The season of rains is here and with an exhibition depicting the raga Malhar with colours on a canvas, a beautiful amalgamation of the classical with the contemporary
Within the realm of Indian mythology and legend, Malhar is one of the most ancient ragas in Hindustani classical music that, when sung, is believed to induce torrential rainfall. Keeping this in mind, an ongoing virtual exhibition titled, ‘Malhar: A lyrical exposition’, presents works of art aptly coinciding with the monsoon.
Presented by Anant Art, and curated by Chhavi Jain, the show features 10 artists from across India and is a culmination of dialogues between artists and their artworks. At the backdrop of this is a shared, yet unique experience of the pandemic that has impacted realities and intensified complexities around us.
The group show features the works of artists Abhijit Saikia, Digbijayee Khatua, Indrapramit Roy, Khandakar Ohida, Laxmipriya Panigrahi, Malavika Rajnarayan and Tanaya Sharma, to name a few.
Malhar, a raga of the night time, is usually depicted in its intense form and visualised in hues of blue and deep purple. The raga has over ten variants, the more prominent ones being Megh Malhar and Mian ki Malhar.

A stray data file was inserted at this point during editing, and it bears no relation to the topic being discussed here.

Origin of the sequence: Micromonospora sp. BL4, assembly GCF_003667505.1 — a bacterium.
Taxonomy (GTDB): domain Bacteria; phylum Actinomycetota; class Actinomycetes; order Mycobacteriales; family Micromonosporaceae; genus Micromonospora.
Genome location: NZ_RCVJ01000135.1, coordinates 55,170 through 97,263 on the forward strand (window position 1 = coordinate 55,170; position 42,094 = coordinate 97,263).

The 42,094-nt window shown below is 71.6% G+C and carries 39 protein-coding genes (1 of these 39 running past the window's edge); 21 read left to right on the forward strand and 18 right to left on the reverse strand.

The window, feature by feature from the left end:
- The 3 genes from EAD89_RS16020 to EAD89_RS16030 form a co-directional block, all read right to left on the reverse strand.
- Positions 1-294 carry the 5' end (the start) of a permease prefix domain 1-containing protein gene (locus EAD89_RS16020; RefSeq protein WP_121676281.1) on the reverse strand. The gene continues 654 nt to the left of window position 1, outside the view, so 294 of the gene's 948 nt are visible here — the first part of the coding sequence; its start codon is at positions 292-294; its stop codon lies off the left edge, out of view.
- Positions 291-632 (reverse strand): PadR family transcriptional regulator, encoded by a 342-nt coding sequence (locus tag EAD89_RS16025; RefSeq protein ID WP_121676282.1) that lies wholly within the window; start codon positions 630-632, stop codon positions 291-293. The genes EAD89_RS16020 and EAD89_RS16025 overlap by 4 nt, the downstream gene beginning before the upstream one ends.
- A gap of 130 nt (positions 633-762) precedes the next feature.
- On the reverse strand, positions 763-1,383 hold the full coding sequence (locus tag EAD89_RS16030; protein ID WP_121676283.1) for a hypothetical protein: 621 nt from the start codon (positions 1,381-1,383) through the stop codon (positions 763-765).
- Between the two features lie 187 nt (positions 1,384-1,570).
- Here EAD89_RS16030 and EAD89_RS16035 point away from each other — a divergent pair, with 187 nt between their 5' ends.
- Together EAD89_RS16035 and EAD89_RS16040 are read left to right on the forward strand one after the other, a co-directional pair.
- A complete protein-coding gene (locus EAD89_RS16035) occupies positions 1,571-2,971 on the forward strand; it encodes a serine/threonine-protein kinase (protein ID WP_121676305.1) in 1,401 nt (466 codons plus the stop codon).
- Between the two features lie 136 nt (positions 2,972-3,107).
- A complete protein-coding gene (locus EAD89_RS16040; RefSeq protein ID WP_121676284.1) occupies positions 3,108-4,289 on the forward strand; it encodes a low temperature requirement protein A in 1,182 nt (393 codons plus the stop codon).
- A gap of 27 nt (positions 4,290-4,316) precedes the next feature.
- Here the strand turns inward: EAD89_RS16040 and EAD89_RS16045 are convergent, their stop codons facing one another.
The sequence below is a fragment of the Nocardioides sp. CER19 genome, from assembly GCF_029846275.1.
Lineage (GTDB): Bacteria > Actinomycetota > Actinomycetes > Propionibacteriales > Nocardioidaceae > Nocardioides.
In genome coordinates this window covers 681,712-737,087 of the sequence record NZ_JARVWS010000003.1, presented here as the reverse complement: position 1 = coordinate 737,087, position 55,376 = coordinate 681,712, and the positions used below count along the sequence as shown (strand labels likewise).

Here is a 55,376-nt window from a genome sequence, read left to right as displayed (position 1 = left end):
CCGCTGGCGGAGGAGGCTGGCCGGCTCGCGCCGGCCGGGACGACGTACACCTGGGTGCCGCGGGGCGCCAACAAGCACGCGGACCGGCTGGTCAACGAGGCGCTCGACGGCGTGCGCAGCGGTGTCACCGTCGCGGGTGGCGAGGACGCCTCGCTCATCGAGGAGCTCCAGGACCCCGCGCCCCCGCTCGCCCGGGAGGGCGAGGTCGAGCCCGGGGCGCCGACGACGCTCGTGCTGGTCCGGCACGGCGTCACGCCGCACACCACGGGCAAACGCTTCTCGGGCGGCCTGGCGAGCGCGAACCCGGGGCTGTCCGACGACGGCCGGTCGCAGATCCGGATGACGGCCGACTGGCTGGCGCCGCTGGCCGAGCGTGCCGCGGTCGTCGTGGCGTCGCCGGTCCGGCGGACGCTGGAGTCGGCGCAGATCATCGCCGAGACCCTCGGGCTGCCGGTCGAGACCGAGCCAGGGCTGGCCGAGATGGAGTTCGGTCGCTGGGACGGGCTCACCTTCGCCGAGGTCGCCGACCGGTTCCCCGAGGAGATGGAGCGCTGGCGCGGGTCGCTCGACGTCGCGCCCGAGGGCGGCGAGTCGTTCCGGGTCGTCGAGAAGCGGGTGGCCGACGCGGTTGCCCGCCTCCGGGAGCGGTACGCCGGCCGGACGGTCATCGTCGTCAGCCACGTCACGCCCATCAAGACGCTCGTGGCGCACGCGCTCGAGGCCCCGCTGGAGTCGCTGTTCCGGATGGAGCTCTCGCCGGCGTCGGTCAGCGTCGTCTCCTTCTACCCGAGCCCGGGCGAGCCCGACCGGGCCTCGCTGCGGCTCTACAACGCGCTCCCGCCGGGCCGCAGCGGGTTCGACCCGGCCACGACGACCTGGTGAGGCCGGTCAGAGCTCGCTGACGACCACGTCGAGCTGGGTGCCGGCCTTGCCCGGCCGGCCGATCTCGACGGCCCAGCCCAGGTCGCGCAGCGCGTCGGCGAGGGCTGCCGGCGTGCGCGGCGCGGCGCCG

“A journey into Malhar attempts to interlace the classical with contemporary visual forms. The curation seeks to bring to light the artists’ interpretation of ‘Mann ka Malhar’, or the Malhar within, a state of being (of mind and emotions), with a range of internal or external scapes to experiment with,” says Jain.
Despite its association with rain or monsoon, the depiction of this raga, in forms of musical compositions and other forms of representation, has been variable — from an uncontrollable storm to a sense of longing, wonderment and tranquillity.
Tanaya Sharma’s ‘Garden of Bloom’ uses the symbol of floating crowns to suggest alleviation of oppressive, hierarchical systems as a method of the cleansing brought about by rains. Abhijit Saikia conceives an image of displacement and longing, inspired by his surrounding realities, as though struck by an unpredictable storm.
Rajib Chowdhury creates magic with his perception of monsoon and adorns his work with Agha Shahid Ali Khan’s poetry. Artist and professor Indrapramit Roy chose to delve into the unpredictable nature of life as well as the anxieties of urban life, especially during monsoon.
Not only paintings, Khandakar Ohida’s audio/visual work, ‘Rain is Falling’, was conceived in the rustic fringes of Kelepada, a village in West Bengal, India. Impacted by the global pandemic, Ohida, while on a visit to her family in the village, is reminded of simpler times of her childhood days in her home. A lullaby, symbolic of motherhood, subtly encapsulates the work in its wake. Through a heavy, dark sky, a metaphor to a heavy heart, Ohida relocates the horizon of ‘Mann ka Malhar’ with nostalgia in an attempt to reconnect with her roots and emotional depths.
The exhibition is on display at Anant Art’s official website till 20 August
(Cover: Tanaya Sharma’s work titled ‘Garden of Bloom)